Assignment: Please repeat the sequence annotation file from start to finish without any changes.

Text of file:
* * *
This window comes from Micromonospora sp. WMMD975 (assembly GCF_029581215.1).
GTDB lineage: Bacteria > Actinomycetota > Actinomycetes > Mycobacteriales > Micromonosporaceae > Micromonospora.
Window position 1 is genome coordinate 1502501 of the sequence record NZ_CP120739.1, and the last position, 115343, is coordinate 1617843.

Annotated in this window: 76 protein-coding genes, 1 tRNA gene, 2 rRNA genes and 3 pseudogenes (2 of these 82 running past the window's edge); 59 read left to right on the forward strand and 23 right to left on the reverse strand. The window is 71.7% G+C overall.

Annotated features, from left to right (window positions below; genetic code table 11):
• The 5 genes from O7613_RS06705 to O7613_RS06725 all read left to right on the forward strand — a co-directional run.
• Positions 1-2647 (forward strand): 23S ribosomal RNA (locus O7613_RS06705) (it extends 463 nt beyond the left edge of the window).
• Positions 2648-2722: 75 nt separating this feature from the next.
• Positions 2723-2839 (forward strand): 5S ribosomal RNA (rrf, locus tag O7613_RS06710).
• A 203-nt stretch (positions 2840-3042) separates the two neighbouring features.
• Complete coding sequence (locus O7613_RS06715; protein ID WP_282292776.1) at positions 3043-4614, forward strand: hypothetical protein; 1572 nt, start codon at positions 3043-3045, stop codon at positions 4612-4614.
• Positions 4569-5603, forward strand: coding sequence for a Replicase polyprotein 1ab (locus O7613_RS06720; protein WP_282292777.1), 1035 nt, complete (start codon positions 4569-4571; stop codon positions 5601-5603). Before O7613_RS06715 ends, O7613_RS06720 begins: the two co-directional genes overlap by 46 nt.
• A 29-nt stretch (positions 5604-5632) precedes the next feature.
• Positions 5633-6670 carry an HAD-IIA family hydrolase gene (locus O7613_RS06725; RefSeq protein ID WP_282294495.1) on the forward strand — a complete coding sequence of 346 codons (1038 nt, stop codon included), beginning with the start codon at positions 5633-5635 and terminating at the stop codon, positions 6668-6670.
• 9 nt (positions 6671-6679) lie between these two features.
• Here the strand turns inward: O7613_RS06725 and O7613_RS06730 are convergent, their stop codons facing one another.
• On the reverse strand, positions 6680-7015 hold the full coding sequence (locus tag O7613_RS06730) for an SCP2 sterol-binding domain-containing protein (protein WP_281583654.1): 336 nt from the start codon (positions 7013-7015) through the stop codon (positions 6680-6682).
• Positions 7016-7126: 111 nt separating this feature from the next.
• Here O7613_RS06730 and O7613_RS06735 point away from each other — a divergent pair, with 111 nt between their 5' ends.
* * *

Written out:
This window comes from Micromonospora sp. WMMD975 (assembly GCF_029581215.1).
GTDB lineage: Bacteria > Actinomycetota > Actinomycetes > Mycobacteriales > Micromonosporaceae > Micromonospora.
Window position 1 is genome coordinate 1502501 of the sequence record NZ_CP120739.1, and the last position, 115343, is coordinate 1617843.

Annotated in this window: 76 protein-coding genes, 1 tRNA gene, 2 rRNA genes and 3 pseudogenes (2 of these 82 running past the window's edge); 59 read left to right on the forward strand and 23 right to left on the reverse strand. The window is 71.7% G+C overall.

Annotated features, from left to right (window positions below; genetic code table 11):
• The 5 genes from O7613_RS06705 to O7613_RS06725 all read left to right on the forward strand — a co-directional run.
• Positions 1-2647 (forward strand): 23S ribosomal RNA (locus O7613_RS06705) (it extends 463 nt beyond the left edge of the window).
• Positions 2648-2722: 75 nt separating this feature from the next.
• Positions 2723-2839 (forward strand): 5S ribosomal RNA (rrf, locus tag O7613_RS06710).
• A 203-nt stretch (positions 2840-3042) separates the two neighbouring features.
• Complete coding sequence (locus O7613_RS06715; protein ID WP_282292776.1) at positions 3043-4614, forward strand: hypothetical protein; 1572 nt, start codon at positions 3043-3045, stop codon at positions 4612-4614.
• Positions 4569-5603, forward strand: coding sequence for a Replicase polyprotein 1ab (locus O7613_RS06720; protein WP_282292777.1), 1035 nt, complete (start codon positions 4569-4571; stop codon positions 5601-5603). Before O7613_RS06715 ends, O7613_RS06720 begins: the two co-directional genes overlap by 46 nt.
• A 29-nt stretch (positions 5604-5632) precedes the next feature.
• Positions 5633-6670 carry an HAD-IIA family hydrolase gene (locus O7613_RS06725; RefSeq protein ID WP_282294495.1) on the forward strand — a complete coding sequence of 346 codons (1038 nt, stop codon included), beginning with the start codon at positions 5633-5635 and terminating at the stop codon, positions 6668-6670.
• 9 nt (positions 6671-6679) lie between these two features.
• Here the strand turns inward: O7613_RS06725 and O7613_RS06730 are convergent, their stop codons facing one another.
• On the reverse strand, positions 6680-7015 hold the full coding sequence (locus tag O7613_RS06730) for an SCP2 sterol-binding domain-containing protein (protein WP_281583654.1): 336 nt from the start codon (positions 7013-7015) through the stop codon (positions 6680-6682).
• Positions 7016-7126: 111 nt separating this feature from the next.
• Here O7613_RS06730 and O7613_RS06735 point away from each other — a divergent pair, with 111 nt between their 5' ends.